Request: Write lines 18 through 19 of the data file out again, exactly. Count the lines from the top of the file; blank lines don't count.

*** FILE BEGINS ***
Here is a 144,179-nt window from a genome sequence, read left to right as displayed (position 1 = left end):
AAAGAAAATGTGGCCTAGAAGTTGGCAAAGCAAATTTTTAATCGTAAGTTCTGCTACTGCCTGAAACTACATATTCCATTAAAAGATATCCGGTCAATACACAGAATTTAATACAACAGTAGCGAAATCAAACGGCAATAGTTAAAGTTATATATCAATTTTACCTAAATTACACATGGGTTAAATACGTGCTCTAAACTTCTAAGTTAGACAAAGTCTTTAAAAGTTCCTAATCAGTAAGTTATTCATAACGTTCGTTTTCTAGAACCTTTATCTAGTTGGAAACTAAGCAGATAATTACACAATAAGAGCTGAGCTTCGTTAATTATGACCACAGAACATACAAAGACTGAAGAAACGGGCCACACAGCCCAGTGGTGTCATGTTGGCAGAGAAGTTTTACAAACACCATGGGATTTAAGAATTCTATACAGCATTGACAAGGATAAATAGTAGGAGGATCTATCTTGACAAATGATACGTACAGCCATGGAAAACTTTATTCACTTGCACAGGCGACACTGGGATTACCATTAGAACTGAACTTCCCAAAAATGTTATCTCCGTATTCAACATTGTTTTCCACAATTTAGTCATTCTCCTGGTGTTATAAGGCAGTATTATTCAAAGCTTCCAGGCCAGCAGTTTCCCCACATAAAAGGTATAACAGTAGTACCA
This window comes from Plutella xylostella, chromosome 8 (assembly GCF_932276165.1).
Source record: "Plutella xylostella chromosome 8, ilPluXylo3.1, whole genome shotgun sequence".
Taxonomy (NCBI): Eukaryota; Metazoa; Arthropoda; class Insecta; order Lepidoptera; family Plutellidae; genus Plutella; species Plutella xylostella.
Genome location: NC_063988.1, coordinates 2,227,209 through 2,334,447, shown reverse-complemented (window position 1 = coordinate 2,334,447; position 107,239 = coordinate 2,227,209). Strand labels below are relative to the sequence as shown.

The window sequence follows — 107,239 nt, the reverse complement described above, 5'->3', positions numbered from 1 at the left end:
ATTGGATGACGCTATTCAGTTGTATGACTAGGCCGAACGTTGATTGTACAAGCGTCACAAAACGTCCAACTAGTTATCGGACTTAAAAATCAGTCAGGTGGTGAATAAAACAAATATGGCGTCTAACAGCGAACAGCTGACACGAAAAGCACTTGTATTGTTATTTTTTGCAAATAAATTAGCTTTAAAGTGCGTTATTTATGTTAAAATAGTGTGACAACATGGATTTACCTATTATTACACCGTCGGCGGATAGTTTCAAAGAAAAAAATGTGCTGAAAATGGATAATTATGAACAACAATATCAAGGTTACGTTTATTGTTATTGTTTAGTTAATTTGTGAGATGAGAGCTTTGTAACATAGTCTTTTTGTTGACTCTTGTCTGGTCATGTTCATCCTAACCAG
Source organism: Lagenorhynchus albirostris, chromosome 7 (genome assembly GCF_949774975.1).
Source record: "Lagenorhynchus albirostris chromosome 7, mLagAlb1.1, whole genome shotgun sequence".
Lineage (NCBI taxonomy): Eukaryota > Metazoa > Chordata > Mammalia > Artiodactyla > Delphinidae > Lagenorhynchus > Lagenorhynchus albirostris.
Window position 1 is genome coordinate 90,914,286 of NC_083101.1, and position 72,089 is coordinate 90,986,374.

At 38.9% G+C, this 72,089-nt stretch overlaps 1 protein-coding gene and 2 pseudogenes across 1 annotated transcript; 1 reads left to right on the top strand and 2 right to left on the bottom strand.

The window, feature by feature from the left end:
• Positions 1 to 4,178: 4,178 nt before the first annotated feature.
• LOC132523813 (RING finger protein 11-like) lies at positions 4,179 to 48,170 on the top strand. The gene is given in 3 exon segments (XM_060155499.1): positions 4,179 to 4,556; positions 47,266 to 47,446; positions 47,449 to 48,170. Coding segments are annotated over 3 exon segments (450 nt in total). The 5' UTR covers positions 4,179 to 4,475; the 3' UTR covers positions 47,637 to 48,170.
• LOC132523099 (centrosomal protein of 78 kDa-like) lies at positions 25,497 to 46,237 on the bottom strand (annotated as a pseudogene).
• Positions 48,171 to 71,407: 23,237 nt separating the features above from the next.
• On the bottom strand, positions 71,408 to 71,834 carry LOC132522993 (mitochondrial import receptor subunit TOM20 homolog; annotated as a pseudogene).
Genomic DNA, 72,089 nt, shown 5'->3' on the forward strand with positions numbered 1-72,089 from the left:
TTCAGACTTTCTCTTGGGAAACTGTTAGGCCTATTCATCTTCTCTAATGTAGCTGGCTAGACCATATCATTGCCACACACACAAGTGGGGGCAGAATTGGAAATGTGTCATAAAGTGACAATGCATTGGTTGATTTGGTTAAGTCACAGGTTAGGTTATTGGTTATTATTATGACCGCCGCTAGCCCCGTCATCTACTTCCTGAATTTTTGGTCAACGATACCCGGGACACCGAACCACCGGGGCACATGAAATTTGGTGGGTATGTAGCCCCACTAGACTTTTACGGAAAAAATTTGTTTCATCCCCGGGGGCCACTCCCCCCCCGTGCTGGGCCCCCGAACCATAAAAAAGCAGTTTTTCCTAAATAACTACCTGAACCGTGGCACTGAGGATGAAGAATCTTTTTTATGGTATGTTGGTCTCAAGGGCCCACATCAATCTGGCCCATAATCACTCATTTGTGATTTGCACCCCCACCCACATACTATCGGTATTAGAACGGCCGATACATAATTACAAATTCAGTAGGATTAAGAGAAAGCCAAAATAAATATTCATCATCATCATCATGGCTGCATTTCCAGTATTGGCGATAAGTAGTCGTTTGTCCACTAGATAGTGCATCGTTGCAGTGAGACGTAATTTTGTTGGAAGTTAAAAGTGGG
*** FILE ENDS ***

• Positions 48,171 to 71,407: 23,237 nt separating the features above from the next.
• On the bottom strand, positions 71,408 to 71,834 carry LOC132522993 (mitochondrial import receptor subunit TOM20 homolog; annotated as a pseudogene).